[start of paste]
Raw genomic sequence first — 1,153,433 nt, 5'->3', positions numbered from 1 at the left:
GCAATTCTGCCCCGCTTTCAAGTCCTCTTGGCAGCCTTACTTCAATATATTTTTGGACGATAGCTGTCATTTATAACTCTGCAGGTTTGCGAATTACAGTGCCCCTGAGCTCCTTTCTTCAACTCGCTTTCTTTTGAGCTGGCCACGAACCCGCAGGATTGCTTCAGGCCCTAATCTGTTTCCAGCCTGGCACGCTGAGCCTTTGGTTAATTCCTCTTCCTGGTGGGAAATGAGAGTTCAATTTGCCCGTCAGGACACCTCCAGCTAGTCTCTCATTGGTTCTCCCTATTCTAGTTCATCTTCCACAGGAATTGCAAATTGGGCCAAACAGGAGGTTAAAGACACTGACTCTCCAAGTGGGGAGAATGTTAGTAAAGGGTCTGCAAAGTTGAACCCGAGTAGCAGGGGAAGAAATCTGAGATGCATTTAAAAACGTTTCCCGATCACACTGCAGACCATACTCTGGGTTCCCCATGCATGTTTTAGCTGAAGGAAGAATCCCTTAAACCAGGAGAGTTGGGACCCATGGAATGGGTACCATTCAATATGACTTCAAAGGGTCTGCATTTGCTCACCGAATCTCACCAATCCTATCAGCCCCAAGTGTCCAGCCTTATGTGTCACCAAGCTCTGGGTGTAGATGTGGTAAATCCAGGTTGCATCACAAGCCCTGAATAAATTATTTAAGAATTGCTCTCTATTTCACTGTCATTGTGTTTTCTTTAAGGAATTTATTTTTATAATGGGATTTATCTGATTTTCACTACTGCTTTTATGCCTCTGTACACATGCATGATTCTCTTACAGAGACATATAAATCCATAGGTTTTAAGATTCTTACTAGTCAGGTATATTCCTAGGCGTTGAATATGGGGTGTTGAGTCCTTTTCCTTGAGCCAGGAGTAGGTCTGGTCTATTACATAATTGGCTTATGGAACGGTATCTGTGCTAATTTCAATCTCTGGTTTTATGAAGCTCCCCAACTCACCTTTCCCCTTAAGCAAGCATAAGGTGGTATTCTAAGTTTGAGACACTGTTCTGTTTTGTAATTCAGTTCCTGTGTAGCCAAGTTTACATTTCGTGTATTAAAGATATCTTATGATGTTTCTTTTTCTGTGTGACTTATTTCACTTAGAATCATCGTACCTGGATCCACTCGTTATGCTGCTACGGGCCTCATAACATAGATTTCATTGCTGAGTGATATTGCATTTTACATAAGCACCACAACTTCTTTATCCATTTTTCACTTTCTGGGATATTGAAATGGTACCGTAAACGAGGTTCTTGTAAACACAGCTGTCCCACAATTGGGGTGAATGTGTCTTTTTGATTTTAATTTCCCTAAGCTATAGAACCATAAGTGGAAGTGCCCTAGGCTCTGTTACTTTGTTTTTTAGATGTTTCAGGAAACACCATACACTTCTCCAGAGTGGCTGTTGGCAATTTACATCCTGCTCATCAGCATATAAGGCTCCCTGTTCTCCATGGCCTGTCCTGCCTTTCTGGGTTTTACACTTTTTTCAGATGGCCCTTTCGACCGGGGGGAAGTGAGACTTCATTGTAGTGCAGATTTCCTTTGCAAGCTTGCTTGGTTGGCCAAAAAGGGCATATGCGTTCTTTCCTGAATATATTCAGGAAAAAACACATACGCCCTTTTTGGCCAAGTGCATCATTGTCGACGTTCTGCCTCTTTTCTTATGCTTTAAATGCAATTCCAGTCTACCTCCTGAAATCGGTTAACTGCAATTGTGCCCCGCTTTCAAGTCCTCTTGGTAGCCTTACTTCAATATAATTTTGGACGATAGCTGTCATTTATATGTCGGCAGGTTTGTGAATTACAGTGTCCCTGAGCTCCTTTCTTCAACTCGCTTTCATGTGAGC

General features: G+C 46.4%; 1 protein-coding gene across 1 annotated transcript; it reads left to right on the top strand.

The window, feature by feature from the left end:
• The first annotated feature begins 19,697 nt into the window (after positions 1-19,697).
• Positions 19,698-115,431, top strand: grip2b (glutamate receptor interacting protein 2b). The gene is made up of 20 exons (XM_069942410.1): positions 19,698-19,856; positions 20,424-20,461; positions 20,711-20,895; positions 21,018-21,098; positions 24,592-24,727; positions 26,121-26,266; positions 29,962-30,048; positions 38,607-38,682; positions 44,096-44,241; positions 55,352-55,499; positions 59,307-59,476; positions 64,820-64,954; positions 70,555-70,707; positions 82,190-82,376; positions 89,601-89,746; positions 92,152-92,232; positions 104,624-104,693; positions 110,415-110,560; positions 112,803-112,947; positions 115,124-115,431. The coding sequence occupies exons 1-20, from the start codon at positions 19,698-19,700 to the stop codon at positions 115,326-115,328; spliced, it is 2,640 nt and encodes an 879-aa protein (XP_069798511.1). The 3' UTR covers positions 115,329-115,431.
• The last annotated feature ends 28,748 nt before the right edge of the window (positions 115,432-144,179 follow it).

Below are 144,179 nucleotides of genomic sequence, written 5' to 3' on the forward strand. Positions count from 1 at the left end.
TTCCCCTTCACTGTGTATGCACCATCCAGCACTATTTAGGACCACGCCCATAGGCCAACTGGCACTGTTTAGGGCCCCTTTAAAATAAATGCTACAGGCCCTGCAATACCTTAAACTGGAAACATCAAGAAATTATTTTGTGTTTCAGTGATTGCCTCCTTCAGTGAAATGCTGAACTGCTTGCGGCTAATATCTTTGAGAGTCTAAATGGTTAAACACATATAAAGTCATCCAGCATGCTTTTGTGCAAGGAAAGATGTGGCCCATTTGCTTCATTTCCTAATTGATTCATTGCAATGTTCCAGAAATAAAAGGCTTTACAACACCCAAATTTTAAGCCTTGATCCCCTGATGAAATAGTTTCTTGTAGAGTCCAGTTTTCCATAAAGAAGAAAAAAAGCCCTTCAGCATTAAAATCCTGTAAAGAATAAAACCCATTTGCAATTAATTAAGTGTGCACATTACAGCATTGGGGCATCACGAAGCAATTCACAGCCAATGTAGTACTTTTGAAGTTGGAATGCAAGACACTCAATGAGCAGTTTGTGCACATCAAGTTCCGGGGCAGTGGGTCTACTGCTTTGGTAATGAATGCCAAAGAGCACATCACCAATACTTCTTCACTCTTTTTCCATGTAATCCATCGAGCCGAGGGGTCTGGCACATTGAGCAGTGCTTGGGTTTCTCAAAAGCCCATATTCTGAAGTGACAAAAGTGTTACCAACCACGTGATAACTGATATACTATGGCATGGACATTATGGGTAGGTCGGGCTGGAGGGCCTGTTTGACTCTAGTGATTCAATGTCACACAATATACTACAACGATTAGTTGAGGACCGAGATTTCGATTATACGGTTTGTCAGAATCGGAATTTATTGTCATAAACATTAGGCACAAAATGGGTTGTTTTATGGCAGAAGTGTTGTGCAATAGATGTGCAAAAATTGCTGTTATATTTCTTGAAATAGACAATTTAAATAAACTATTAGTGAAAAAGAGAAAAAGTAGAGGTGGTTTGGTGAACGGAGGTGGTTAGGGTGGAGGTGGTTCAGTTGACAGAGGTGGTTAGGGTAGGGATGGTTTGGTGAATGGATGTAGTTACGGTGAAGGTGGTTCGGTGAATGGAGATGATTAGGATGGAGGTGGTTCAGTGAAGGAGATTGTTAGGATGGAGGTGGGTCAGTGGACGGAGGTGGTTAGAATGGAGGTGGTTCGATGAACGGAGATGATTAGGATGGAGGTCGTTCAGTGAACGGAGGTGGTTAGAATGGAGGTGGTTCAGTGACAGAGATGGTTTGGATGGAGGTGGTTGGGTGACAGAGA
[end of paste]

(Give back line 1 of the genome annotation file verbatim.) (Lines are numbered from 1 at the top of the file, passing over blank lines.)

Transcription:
Raw genomic sequence first — 1,153,433 nt, 5'->3', positions numbered from 1 at the left: